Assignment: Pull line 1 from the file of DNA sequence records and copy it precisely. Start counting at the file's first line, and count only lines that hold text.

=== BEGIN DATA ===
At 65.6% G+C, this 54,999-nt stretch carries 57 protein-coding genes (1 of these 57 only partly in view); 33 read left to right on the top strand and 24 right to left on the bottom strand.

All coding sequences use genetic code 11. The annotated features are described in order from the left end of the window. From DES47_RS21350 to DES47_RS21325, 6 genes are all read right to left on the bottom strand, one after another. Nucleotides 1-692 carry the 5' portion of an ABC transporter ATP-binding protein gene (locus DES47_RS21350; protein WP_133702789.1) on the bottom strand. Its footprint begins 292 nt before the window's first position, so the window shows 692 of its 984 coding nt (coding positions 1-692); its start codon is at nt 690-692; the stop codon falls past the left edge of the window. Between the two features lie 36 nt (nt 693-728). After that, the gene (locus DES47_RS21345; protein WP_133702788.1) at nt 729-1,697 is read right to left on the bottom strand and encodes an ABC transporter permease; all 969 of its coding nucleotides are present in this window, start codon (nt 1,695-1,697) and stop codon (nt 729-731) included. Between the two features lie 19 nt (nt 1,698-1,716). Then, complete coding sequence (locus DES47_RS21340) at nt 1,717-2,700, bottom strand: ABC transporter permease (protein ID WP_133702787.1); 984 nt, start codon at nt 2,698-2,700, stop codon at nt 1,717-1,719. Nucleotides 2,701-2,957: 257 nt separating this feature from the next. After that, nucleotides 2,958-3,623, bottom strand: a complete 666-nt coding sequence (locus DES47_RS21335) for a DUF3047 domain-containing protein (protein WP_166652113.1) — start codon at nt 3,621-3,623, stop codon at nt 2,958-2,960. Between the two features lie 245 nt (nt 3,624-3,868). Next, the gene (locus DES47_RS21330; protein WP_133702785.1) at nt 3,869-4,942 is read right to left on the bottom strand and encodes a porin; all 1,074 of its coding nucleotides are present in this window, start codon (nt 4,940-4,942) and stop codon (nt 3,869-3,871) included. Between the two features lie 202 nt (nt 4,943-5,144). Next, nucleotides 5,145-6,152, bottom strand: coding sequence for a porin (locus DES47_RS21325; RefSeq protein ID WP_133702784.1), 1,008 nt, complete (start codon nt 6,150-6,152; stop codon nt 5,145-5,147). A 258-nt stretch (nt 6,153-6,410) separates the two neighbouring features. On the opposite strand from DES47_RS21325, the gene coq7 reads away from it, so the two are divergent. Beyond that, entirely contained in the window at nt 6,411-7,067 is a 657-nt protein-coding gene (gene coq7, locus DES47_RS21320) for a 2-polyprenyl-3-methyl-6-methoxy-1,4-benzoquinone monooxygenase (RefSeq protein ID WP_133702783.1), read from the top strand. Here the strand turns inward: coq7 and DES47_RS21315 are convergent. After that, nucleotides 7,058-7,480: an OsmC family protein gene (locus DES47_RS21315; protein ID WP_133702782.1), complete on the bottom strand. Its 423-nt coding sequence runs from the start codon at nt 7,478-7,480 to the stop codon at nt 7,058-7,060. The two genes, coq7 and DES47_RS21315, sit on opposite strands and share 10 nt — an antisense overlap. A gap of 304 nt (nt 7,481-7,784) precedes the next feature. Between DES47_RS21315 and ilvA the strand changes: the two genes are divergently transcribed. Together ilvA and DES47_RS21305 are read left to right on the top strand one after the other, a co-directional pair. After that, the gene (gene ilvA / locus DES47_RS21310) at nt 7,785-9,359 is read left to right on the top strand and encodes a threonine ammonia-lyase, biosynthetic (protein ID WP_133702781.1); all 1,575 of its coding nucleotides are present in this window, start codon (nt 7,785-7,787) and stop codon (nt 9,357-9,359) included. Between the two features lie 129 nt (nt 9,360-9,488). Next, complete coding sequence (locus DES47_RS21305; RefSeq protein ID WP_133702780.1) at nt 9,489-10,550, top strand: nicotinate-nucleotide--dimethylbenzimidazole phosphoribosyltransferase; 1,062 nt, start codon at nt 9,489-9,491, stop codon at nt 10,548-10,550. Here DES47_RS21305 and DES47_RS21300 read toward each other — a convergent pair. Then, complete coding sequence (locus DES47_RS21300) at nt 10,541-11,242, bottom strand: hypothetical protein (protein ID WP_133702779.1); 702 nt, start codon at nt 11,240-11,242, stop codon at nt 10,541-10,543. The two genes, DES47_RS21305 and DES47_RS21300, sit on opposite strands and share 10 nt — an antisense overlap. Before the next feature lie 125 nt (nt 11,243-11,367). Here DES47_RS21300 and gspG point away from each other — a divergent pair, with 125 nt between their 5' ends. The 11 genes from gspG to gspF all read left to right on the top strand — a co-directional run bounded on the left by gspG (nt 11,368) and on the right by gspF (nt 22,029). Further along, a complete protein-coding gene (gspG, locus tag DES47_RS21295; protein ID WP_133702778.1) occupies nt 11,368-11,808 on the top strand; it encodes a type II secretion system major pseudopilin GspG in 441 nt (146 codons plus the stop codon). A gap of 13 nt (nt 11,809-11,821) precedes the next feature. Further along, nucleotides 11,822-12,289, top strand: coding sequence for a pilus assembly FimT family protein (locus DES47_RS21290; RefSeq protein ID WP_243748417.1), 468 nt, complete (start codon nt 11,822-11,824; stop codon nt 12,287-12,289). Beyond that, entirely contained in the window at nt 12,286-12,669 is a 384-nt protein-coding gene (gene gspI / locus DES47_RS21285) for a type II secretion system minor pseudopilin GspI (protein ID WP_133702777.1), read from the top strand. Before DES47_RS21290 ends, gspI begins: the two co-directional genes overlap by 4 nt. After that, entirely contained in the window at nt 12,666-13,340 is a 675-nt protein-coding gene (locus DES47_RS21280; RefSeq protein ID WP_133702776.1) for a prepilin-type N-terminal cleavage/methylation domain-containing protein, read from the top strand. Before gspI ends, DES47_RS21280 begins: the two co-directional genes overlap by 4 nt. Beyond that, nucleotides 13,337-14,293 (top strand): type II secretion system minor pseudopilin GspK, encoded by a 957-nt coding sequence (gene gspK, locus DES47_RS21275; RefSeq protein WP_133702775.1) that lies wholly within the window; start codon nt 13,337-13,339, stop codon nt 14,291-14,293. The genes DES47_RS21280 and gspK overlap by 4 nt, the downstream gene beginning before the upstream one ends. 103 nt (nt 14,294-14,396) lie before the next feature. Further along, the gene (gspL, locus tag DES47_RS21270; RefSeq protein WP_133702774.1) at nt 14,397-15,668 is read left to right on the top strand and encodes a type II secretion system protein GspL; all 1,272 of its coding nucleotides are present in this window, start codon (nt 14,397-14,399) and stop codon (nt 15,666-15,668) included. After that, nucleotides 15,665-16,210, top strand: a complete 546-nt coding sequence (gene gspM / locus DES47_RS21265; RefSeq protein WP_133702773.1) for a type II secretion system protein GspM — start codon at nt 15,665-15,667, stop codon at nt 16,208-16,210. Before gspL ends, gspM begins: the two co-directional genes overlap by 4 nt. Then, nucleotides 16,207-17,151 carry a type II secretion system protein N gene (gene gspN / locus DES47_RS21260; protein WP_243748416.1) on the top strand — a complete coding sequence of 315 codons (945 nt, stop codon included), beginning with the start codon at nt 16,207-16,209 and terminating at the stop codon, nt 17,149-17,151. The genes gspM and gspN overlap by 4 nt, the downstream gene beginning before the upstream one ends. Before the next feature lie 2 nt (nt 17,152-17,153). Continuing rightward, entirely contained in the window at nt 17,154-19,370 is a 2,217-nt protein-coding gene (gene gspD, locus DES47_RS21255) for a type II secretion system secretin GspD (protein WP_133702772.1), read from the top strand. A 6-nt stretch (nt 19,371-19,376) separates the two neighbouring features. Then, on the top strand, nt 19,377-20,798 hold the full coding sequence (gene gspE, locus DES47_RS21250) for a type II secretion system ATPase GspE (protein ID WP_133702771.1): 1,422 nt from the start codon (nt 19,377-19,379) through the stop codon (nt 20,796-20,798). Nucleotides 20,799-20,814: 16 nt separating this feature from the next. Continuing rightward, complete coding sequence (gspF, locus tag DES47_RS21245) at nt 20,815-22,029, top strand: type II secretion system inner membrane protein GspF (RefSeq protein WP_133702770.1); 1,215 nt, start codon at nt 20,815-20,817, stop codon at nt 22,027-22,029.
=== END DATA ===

At 65.6% G+C, this 54,999-nt stretch carries 57 protein-coding genes (1 of these 57 only partly in view); 33 read left to right on the top strand and 24 right to left on the bottom strand.